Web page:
Churchill and the Mad Mullah of Somaliland
In the late nineteenth century, the British Empire commanded the seas and possessed a vast Indian Empire, as well as other extensive dominions in South East Asia, Australasia, America and Africa. To secure the trade route to the glittering riches of the orient, the port of Berbera in Somaliland was taken from the feeble grasp of an Egyptian monarch, and to secure that port, treaties were concluded with the fierce and warlike nomad tribes who roamed the inhospitable wastes of the hinterland, unequivocally granting them 'the gracious favour and protection of the Queen'. But there arose in that wilderness a man of deep and unalterable convictions; the Sayyid, the 'Mad Mullah', who utilised his great poetic and oratorical gifts with merciless and unrelenting fury to convince his fellow nomads to follow him in an anti- Christian and anti-colonial crusade. At great expense, four Imperial expeditions were sent to crush him and to support his terrified opponents; four times the military genius of the Sayyid eluded them. It was at this point that the rising voice of Winston Churchill convinced his Liberal colleagues to abandon the expensive contest and retreat to the coast. By this betrayal, one third of the British 'protected' population perished. It wasn't until after the Great War that Churchill, now Minister for both War and Air, as well as a major influence in the rise of Air Power, was able to redeem this betrayal. The part he played in the destruction of the Sayyid's temporal power at this point was substantial, and the preservation of the Royal Air Force was also secured. By unleashing Sir Hugh Trenchard and giving his blessing to a lightning campaign, his original betrayal was considered to be redeemed in part and his honour belatedly and inexpensively restored. In this enthralling volume, Roy Irons brings to life this period of dynamic unrest, drawing together a number of historical accounts of the time as well as an evocative selection of illustrative materials, including maps and portraits of the main players at the forefront of the action. Personalities such as Carton de Wiart, Lord Ismay, and the much decorated Sir John 'Johnny' Gough, VC, KCB, CHG feature, as do the vaunted Camel Corps, in this eminently well-researched narrative account of this eventful and controversial episode of world history. As featured in Essence Magazine.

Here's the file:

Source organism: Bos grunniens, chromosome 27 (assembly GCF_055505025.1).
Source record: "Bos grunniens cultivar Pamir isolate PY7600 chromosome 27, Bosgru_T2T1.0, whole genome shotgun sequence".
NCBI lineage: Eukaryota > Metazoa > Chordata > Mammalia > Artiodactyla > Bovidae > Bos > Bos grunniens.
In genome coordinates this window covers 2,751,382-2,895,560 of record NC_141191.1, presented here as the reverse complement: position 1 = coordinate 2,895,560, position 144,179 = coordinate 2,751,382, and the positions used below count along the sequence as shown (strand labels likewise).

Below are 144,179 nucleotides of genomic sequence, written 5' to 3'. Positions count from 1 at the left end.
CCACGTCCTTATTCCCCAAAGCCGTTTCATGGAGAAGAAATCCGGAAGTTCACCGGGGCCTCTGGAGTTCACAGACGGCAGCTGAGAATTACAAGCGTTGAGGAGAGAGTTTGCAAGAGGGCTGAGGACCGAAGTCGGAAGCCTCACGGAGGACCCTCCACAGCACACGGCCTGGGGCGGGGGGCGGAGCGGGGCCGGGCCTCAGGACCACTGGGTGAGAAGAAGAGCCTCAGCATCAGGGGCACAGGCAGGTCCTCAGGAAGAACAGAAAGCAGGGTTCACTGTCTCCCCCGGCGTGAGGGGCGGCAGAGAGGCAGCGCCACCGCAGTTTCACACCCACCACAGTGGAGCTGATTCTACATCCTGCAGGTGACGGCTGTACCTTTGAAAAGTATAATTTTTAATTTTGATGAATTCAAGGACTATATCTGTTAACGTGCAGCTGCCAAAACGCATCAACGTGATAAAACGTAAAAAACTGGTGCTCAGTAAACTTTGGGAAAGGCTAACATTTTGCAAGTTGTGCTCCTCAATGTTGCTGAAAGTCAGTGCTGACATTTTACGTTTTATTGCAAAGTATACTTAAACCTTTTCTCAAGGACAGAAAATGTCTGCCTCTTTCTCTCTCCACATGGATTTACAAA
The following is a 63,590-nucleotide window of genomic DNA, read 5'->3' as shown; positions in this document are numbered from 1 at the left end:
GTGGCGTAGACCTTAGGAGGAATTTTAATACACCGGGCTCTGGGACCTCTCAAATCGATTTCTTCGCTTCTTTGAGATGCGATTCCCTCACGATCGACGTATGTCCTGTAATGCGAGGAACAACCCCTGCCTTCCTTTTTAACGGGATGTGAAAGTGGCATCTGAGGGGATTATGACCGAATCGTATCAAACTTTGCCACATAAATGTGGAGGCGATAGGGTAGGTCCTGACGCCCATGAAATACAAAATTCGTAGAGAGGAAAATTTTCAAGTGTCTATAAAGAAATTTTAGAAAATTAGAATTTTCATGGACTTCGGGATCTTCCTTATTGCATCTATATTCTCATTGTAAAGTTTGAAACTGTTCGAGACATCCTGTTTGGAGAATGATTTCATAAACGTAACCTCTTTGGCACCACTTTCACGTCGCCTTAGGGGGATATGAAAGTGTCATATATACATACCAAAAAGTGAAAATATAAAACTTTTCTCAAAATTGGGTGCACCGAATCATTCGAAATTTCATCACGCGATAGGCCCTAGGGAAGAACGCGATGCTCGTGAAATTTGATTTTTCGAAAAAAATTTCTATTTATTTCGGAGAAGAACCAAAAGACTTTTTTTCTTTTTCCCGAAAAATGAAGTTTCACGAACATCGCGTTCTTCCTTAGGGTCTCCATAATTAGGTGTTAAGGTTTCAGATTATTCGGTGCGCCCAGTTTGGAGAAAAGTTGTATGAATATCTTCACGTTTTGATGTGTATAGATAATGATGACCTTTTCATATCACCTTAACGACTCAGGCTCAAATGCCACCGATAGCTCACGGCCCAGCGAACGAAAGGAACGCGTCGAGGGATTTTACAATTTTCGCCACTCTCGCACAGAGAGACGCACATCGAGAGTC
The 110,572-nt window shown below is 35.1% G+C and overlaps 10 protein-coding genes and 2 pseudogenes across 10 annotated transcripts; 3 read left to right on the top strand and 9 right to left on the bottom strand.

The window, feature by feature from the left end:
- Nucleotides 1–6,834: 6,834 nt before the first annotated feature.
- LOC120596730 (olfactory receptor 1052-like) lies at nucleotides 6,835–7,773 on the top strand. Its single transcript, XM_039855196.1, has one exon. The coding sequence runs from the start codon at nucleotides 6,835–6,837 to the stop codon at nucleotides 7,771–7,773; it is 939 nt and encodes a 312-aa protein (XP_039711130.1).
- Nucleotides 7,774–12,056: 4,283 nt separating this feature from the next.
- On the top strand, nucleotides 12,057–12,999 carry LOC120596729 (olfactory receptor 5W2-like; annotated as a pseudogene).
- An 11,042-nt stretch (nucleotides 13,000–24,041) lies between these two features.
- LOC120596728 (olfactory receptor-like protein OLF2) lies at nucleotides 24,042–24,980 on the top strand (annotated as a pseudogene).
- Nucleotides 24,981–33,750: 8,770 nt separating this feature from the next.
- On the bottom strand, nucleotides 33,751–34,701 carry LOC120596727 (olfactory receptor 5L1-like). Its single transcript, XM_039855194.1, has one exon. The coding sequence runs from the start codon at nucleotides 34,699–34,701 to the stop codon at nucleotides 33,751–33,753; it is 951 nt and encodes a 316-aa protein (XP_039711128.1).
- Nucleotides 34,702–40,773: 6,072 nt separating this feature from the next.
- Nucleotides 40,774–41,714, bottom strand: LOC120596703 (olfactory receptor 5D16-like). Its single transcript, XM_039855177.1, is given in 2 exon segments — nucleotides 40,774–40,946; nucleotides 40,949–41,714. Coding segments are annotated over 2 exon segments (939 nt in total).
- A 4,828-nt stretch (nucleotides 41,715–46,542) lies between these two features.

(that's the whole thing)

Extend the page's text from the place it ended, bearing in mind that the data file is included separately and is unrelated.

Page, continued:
mighty industry of the air would be involved here – just a few aeroplanes, sudden and unforeseen, and their resolution would be broken. And cheaply! So the twelve aeroplanes of ‘Z’ Force – one flight, with six spares! – carried in their fuselages the hopes of the RAF. With the useful aid of partial report writing, they succeeded admirably. All states and all armed forces are organizations, whose only concrete reality exists in the individuals from whom they are formed. Panic those individuals,
necessary that the intentions of the Government as to policy and the opinion of the C in C as to the military proposals should be made clear to General Egerton… The reply to Egerton on behalf of Brodrick was drafted by the great public servant Sir Guy Fleetwood Wilson, who in the next year would become Director-General of Army Finance. Referring to Egerton’s dispatch, it suggested that: …the intentions of His Majesty’s Government regarding their policy in Somaliland, and the nature of the
intended to retire on Berbera but to fall back on the forts at Burao and Shaikh which were purposely designed of sufficient perimeter to hold them [italics added]. The safety of Berbera could be amply secured by the presence of a ship – of – war, and if necessary by a detachment of troops from the Aden garrison. The mounted troops issuing from the forts would keep open communications between Berbera, Burao and Sheikh, and though unable to exclude raiders, would prevent a hostile army planting
The Balloon Factory had become the Army Aircraft Factory. The Navy had got its �35,000 airship, but as soon as it was completed it was caught by a high wind while moored, and destroyed. An inquiry was conducted under Admiral Sturdee, the future victor of the Battle of the Falkland Islands. He had never seen an airship before. He offered his opinion of the airship. ‘It is the work of a lunatic!’ he declared. In May 1911 a delegation to the then First Lord, Reginald McKenna, reported that the
accomplished, and of this I in turn succeeded in persuading the Prime Minister. Once the case was clearly put before him, he decided it with his usual promptness, and the expedition was sent… Well, Milner was basically correct. However, it was he, as we have seen, who had invited Trenchard to discuss Somaliland, and Trenchard had advised him to confirm with Churchill the RAF’s capability of dealing with the Mullah. Soon after, Churchill chaired a meeting at the War Office with Milner’s Deputy,